People Changed the Ways They Use Drugs During the Pandemic

December 8, 2021

The 2021 Global Drug Survey (GDS), the newly published report from the largest annual survey of people who use drugs, might be the most comprehensive look so far at how drug use has changed during the coronavirus pandemic.

Many drug users adopted safer practices to prevent the spread the of disease, it found. And for some, the reasons why they used drugs in the first place also appeared to change.

This did not necessarily surprise Dr. Adam Winstock, a consultant psychiatrist, honorary clinical professor at University College London, and founder and director of GDS. “People who use drugs are not reckless human beings,” he told Filter. “And they changed some of the ways they use drugs, in order to reduce COVID transmission.”

Winstock, along with a handful of other researchers—like Dr. Larissa Maier of the University of California, San Francisco and Dr. Jason Ferris of the University of Queensland in Australia—culled data from more than 32,000 people in 22 countries.

The authors of the report asked respondents how often they adopted 10 practices seen as COVID-safe, on a five-point scale from “never” to “always”—both six months prior to the pandemic and in the nine months after its onset.

Globally, among people who used cannabis, the data revealed that the biggest shift was a marked decrease in sharing a joint, vape, pipe or bong with others (a 42 percent drop). Of the sample, 25 percent also shared their loose cannabis with other people less often, and 24 percent were more likely only to use joints, pipes and bongs “prepared by themselves.” Social distancing also increased (by 20 percent of the sample), and half of the people polled reported “some increases in COVID-safe cannabis practices during the time period.”

Overall, 55 percent of people were more likely to report safer practices when using cannabis during the pandemic, and 42 percent when using cocaine.

With cocaine, meanwhile, there was a 26.9 percent decrease in sharing a straw or snorter with another person; a 19.8 percent decrease in snorting a line racked up by another person; and a 19.7 percent decrease in rubbing or touching noses or lips after snorting a line. (People also cited some new reasons for why they regretted getting too intoxicated when drinking alcohol, including “hadnt drank for ages due to COVID restrictions,” “was at an online party,” and “feeling anxious about COVID or other stuff.”)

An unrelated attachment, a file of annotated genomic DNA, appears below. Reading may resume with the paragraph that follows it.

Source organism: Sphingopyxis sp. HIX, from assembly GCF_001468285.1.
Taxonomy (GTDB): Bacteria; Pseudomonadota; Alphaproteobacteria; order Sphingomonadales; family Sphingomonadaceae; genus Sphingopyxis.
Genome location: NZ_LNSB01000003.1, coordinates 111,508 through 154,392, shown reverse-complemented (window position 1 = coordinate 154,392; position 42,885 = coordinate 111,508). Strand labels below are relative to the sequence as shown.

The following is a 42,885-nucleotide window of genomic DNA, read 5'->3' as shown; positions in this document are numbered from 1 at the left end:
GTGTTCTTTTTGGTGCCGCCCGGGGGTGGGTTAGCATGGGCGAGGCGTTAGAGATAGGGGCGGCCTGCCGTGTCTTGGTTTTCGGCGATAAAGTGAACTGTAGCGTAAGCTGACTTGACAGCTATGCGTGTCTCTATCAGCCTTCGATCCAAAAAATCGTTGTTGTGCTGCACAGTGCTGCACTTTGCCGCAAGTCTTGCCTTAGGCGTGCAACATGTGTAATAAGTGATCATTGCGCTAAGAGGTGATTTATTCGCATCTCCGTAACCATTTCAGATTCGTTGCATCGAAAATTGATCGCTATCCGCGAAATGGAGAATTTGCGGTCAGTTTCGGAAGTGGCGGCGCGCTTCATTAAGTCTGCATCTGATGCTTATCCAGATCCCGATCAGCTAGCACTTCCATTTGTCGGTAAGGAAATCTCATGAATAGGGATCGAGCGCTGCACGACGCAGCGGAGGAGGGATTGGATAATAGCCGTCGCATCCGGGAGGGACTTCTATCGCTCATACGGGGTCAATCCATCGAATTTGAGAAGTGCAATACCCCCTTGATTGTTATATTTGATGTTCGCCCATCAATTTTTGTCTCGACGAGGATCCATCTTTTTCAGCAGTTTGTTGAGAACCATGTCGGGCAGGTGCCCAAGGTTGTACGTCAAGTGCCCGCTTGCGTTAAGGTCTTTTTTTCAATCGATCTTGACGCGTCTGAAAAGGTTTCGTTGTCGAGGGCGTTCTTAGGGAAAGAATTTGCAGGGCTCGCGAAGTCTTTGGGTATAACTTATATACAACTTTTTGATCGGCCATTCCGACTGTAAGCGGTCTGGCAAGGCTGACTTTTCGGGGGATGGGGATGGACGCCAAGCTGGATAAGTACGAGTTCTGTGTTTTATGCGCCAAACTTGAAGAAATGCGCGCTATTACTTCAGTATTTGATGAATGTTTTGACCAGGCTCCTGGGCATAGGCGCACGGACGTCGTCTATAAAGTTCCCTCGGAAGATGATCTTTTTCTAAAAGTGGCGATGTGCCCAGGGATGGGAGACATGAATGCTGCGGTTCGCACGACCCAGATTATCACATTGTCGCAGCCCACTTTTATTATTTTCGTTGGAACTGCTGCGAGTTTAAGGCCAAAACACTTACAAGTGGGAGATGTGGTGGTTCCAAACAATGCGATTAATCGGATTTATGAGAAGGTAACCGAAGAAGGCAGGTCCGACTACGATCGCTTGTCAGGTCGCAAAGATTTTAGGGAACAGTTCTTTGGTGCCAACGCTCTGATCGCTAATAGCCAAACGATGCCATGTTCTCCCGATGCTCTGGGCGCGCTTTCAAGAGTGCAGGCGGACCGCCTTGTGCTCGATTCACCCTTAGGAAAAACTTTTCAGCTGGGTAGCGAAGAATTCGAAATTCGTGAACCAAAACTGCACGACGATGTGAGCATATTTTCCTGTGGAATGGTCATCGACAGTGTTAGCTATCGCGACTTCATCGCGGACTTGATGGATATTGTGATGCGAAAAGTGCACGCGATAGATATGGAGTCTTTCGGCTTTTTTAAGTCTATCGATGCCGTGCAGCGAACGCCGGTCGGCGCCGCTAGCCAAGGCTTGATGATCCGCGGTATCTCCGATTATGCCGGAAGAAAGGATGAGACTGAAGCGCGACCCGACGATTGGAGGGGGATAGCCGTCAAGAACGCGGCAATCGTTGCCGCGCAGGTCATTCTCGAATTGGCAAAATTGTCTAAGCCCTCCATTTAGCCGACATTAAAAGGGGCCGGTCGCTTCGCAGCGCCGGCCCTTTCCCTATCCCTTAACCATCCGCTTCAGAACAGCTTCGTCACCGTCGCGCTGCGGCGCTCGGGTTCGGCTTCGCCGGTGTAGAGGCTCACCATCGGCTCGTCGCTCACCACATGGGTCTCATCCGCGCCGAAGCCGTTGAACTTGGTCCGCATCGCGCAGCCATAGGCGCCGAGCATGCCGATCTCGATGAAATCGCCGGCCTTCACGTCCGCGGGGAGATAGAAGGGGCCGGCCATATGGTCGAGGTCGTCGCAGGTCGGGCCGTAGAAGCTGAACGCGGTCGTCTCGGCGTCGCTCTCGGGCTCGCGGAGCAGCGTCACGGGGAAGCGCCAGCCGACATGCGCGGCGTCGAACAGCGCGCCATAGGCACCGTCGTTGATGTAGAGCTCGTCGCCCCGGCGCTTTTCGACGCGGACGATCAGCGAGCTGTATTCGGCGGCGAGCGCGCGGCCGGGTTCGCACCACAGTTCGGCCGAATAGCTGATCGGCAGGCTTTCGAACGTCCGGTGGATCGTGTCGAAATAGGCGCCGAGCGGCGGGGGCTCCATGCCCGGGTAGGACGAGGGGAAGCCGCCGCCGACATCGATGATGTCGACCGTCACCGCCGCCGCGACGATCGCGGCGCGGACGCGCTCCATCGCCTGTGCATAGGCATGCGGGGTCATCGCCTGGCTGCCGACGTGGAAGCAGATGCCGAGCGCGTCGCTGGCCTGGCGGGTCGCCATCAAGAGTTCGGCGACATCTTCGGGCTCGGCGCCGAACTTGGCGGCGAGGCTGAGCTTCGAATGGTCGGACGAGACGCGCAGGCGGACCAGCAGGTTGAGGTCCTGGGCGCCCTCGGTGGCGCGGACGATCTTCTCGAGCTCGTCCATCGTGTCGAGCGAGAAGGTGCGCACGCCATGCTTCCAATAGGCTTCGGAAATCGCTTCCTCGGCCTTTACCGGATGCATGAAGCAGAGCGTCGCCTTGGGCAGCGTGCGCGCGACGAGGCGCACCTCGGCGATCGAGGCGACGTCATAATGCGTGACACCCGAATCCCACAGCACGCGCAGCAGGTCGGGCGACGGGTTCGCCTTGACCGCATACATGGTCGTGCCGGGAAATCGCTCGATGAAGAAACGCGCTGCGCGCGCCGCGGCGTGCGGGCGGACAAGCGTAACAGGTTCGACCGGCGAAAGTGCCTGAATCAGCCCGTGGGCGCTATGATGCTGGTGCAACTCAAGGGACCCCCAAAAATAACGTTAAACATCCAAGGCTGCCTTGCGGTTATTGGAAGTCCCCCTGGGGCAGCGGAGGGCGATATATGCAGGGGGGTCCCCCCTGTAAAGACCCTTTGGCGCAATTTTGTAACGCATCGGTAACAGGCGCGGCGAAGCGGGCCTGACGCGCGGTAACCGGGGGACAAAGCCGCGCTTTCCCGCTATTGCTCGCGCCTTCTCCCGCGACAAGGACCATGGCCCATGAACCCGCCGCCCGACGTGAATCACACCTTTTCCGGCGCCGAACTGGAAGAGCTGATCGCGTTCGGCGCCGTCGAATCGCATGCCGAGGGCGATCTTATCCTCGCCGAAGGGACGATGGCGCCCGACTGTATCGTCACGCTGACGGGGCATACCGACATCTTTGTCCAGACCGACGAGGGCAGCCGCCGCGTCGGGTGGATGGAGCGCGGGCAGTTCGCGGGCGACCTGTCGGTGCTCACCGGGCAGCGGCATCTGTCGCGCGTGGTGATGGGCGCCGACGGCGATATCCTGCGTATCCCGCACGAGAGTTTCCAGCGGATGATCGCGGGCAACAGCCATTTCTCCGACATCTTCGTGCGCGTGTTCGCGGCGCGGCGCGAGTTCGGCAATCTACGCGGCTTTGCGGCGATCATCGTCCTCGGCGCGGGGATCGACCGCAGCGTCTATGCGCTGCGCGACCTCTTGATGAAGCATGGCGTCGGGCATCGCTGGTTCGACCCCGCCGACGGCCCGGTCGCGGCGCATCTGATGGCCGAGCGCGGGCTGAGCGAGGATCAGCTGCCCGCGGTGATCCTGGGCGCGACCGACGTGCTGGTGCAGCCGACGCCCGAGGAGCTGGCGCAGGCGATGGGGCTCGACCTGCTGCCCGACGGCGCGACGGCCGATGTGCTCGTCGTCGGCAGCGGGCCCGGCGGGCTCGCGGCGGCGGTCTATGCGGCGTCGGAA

Overall, 55 percent of people were more likely to report safer practices when using cannabis during the pandemic, and 42 percent when using cocaine.

“Our findings suggest that while many people did not adjust their behaviors, where they did it was overwhelmingly in the direction of reducing risk, with bigger changes seen among those using cannabis than cocaine,” the report reads. “Whether sharing joints or straws will fade into history or return once COVID becomes less prominent in our lives,” the authors add, “we just don’t know.”

Additionally, as the Guardian reported, Winstock noted that as more and more people microdose with a host of psychedelic substances, many “were microdosing to self-medicate rather than following the trend, popularized in Silicon Valley, of consuming small amounts of psychedelics to enhance creativity.” About half of the people who were prescribed medication for their mental health indicated that microdosing had led them to either completely stop or reduce their prescribed medications—a shift, Winstock speculated, that might be “due to increased waiting times for mental health services during the pandemic.”

“Our data suggest that doctors need to encourage patients to disclose other approaches to improving their mental health so prescribers can advise accordingly,” the report reads. “GDS suspects microdosing may ultimately be easier to incorporate into mainstream psychiatric practice and more acceptable to patients than high dose assisted therapy that would require long periods under supervision and more training for staff.”

GDS is currently seeking anonymous responses to its 2022 survey.



Photograph by elsaolofsson/CBDOracle via Wikimedia Commons/Creative Commons 2.0

Alex Norcia

Alex was formerly Filter’s news editor. He previously worked as a reporter and copy editor at VICE, and has been published in the New York Times Magazine, the Columbia Journalism Review, the Los Angeles Times and the New Republic, among other outlets. He was also previously a freelance editorial consultant for the Foundation for a Smoke-Free World; The Influence Foundation, which operates Filter, has received grants from the Foundation for a Smoke-Free World. He is currently based in Los Angeles.

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